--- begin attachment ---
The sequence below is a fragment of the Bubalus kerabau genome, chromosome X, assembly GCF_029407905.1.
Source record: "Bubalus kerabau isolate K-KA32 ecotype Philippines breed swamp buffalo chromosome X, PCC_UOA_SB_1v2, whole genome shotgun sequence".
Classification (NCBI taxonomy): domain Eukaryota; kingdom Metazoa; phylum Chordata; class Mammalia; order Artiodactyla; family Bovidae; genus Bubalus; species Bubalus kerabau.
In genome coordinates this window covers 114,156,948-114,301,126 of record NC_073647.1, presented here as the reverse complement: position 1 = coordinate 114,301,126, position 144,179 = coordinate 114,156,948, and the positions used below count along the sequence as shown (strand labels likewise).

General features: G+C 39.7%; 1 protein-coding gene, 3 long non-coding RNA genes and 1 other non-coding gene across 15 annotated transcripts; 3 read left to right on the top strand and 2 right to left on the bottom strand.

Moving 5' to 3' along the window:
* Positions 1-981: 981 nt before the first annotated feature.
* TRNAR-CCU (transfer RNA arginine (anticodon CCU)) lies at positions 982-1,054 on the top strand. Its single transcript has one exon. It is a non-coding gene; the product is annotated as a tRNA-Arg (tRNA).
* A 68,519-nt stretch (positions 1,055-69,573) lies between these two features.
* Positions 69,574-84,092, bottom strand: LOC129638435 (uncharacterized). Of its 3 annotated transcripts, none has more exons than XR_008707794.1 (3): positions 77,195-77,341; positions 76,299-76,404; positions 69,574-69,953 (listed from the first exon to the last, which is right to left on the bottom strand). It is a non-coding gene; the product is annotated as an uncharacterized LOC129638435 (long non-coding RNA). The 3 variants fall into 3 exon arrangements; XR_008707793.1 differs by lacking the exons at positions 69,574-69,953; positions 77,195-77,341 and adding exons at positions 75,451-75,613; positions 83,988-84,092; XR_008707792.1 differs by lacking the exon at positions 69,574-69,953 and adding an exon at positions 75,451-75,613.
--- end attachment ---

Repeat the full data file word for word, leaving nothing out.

The sequence below is a fragment of the Bubalus kerabau genome, chromosome X, assembly GCF_029407905.1.
Source record: "Bubalus kerabau isolate K-KA32 ecotype Philippines breed swamp buffalo chromosome X, PCC_UOA_SB_1v2, whole genome shotgun sequence".
Classification (NCBI taxonomy): domain Eukaryota; kingdom Metazoa; phylum Chordata; class Mammalia; order Artiodactyla; family Bovidae; genus Bubalus; species Bubalus kerabau.
In genome coordinates this window covers 114,156,948-114,301,126 of record NC_073647.1, presented here as the reverse complement: position 1 = coordinate 114,301,126, position 144,179 = coordinate 114,156,948, and the positions used below count along the sequence as shown (strand labels likewise).

General features: G+C 39.7%; 1 protein-coding gene, 3 long non-coding RNA genes and 1 other non-coding gene across 15 annotated transcripts; 3 read left to right on the top strand and 2 right to left on the bottom strand.

Moving 5' to 3' along the window:
* Positions 1-981: 981 nt before the first annotated feature.
* TRNAR-CCU (transfer RNA arginine (anticodon CCU)) lies at positions 982-1,054 on the top strand. Its single transcript has one exon. It is a non-coding gene; the product is annotated as a tRNA-Arg (tRNA).
* A 68,519-nt stretch (positions 1,055-69,573) lies between these two features.
* Positions 69,574-84,092, bottom strand: LOC129638435 (uncharacterized). Of its 3 annotated transcripts, none has more exons than XR_008707794.1 (3): positions 77,195-77,341; positions 76,299-76,404; positions 69,574-69,953 (listed from the first exon to the last, which is right to left on the bottom strand). It is a non-coding gene; the product is annotated as an uncharacterized LOC129638435 (long non-coding RNA). The 3 variants fall into 3 exon arrangements; XR_008707793.1 differs by lacking the exons at positions 69,574-69,953; positions 77,195-77,341 and adding exons at positions 75,451-75,613; positions 83,988-84,092; XR_008707792.1 differs by lacking the exon at positions 69,574-69,953 and adding an exon at positions 75,451-75,613.